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‘The Last Witch Hunter’ hunts for last-minute twists

By Rich Bonaduce, Standard-Examiner Correspondent - | Oct 22, 2015

I’m not sure why we needed another film about a secret war waging in the background of civilization between humans and (pick your threat here), but here it is. I’m also not sure why the screenplay for this film was featured in the 2010 Blacklist, which is a list of the “most liked” unmade scripts of the year.

Maybe it’s because it’s surprisingly entertaining even though we’ve seen much of this kind of thing before. This time, witches are the supernatural threat, hell-bent on unleashing the Black Death upon the world. I’m not sure what they really get out of that other than a lot of dead people cities turning into overgrown jungles, but hey; who am I to question the Witch Queen? She’s an unrecognizable Julie Engelbrecht who was killed eight centuries ago by Kaulder (a unexpectedly charming Vin Diesel), a warrior with a flaming sword who was cursed by the Witch Queen right before her death with immortality, to keep him from seeing his beloved wife and daughter in the afterlife, whom she had killed.

Immortality doesn’t turn out to be such a bad deal. Kaulder is in full “Highlander” mode, albeit updated for 2015; bedding airline stewardesses left and right while driving a Tesla by day and hanging out in his high-rise penthouse at night. Curse me like that!

Diesel can’t quite pull off the more nuanced aspects of living forever and missing his long-dead family, and life actually seems pretty good… until his 26th Dolan (Michael Caine), a sort-of servant and recorder of all things Witch Huntery, is killed by magical forces intent on raising the Witch Queen from the dead. Kaulder not only has a new, young and green 37th Dolan to get used to (Elijah Wood), but he’s got to figure out how to keep humanity from dying of the Black Plague in the 21st century, so it’s not all fast cars and friendly women.

He’s spent the last 800 years hunting down rogue witches, but he also developed a soft spot in the interim. He rarely kills them and only imprisons them, and he lets most of them live similar to the way the vamps in “True Blood” or the aliens in “MIB” live: somewhat second-class citizens, but they certainly have their fans – and sometimes their own bars and shops. One such bar-owner named Chloe (Rose Leslie) becomes Kaulder’s sidekick in defeating the Witch Queen, and also his shoehorned love interest because you just gotta have a love interest in a effects-heavy action film.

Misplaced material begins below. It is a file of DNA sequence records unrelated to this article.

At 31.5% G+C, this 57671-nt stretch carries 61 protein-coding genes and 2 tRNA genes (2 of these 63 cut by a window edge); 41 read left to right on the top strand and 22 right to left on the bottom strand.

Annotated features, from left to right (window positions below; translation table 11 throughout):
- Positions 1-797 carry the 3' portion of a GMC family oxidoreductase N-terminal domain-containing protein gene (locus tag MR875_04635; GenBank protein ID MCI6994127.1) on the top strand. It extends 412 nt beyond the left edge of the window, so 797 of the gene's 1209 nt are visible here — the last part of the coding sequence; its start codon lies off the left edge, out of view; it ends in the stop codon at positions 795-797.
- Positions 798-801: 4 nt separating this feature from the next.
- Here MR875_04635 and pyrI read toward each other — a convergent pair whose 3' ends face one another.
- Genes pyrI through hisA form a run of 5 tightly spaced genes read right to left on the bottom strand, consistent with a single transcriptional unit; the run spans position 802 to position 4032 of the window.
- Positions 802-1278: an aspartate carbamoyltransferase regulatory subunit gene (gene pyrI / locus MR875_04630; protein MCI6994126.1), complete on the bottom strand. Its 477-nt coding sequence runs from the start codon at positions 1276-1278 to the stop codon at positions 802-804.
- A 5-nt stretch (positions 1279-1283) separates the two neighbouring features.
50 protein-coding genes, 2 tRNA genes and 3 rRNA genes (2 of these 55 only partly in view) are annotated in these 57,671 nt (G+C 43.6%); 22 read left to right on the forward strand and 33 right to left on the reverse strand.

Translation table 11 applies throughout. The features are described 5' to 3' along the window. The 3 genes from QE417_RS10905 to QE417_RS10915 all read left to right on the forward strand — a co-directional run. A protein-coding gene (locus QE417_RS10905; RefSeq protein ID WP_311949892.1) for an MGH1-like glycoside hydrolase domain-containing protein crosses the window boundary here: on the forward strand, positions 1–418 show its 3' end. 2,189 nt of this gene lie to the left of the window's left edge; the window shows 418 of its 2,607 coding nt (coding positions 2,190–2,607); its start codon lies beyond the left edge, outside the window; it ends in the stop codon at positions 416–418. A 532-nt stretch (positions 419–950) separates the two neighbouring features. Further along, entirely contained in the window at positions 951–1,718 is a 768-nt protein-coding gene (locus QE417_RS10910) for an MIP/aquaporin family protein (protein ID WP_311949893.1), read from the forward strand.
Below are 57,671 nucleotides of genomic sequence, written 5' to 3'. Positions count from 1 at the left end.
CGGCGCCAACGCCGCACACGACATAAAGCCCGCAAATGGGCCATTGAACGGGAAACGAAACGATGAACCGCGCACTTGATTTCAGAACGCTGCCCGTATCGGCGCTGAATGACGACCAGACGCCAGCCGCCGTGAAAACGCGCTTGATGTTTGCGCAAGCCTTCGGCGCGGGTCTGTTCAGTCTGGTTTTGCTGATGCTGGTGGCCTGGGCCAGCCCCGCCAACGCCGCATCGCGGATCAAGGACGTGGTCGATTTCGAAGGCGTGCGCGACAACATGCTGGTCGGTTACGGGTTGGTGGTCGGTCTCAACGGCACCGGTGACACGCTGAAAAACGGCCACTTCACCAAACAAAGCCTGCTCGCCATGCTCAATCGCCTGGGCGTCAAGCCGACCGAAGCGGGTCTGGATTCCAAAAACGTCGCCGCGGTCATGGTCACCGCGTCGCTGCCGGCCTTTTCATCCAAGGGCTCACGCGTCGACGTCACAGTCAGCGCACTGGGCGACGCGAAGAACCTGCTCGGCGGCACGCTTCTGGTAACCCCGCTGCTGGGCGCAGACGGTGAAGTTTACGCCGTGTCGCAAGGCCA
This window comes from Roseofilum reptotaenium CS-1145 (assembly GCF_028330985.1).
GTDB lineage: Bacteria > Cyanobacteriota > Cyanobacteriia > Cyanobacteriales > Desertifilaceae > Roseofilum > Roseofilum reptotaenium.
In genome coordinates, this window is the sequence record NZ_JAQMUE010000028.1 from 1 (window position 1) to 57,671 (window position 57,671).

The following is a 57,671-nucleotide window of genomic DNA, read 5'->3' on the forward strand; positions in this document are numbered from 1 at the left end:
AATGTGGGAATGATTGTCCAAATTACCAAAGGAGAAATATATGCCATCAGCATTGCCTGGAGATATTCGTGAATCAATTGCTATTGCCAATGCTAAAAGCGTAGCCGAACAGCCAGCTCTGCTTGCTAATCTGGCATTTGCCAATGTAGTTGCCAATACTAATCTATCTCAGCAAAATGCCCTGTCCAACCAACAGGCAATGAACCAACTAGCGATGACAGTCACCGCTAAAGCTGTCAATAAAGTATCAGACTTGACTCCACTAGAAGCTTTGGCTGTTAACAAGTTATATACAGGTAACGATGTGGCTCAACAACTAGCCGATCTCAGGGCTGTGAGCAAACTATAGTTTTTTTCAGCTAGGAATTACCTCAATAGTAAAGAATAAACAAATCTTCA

But good luck following some of that action, edited in a slapdash way. But the special effects are turned up to 11 and are the high point of the film, as is the unexpected and welcome humor, normally resulting from some decent dialogue delivered by Caine or Leslie. The scenes between either of them and Diesel (as well as with Wood) end up handling the all too necessary exposition pretty well, at least until a disappointing third act which brings down the whole enterprise.

Odd gunplay is introduced to the magical realm along with obvious continuity problems and lots of people so not asking the questions most people would ask. At least the third act addresses most of the plot holes introduced in the first two acts, but it also has a case of sequel-itis and lots of last-minute twists with at least one (or two?) too many. This is a shame since “The Last Witch Hunter” was shaping up to becoming much more entertaining and funny than the trailers implied, but it imploded under a weak finish.


  • THE FILM: ‘The Last Witch Hunter'
  • CRITIC RATING: ** 1/2 stars
  • STARRING: Vin Diesel, Rose Leslie, Elijah Wood, ”lafur Darri ”lafsson, Julie Engelbrecht, Michael Caine
  • PLAYING: Layton Hills 9, Syracuse 6, Megaplex 13, Cinemark Farmington, Layton Tinseltown, Newgate Tinseltown, Megaplex 14, Walker 8, North Ogden 6
  • MPAA RATING: Rated PG-13 for sequences of fantasy violence and frightening images. 106 minutes


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